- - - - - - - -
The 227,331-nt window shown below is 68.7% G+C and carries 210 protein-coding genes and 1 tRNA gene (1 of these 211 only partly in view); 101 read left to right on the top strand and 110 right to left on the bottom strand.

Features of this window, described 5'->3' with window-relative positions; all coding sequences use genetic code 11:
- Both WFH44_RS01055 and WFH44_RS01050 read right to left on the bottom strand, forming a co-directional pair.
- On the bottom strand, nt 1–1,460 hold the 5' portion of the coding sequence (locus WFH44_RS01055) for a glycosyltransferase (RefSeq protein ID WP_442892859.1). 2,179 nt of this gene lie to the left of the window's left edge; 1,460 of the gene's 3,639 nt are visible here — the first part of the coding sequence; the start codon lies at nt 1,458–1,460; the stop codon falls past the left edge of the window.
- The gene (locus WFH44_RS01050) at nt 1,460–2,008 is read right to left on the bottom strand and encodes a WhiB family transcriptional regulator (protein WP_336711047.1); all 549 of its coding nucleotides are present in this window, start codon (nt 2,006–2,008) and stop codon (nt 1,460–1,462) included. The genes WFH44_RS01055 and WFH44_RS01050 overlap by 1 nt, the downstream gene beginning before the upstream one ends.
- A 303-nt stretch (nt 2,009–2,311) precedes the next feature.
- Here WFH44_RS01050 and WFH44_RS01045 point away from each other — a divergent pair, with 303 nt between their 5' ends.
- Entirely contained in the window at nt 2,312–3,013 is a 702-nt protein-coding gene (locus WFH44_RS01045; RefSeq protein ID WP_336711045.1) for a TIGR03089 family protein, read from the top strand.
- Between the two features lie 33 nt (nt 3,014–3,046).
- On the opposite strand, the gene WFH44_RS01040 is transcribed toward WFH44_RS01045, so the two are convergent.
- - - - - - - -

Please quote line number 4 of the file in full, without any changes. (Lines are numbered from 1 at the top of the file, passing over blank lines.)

- On the bottom strand, nt 1–1,460 hold the 5' portion of the coding sequence (locus WFH44_RS01055) for a glycosyltransferase (RefSeq protein ID WP_442892859.1). 2,179 nt of this gene lie to the left of the window's left edge; 1,460 of the gene's 3,639 nt are visible here — the first part of the coding sequence; the start codon lies at nt 1,458–1,460; the stop codon falls past the left edge of the window.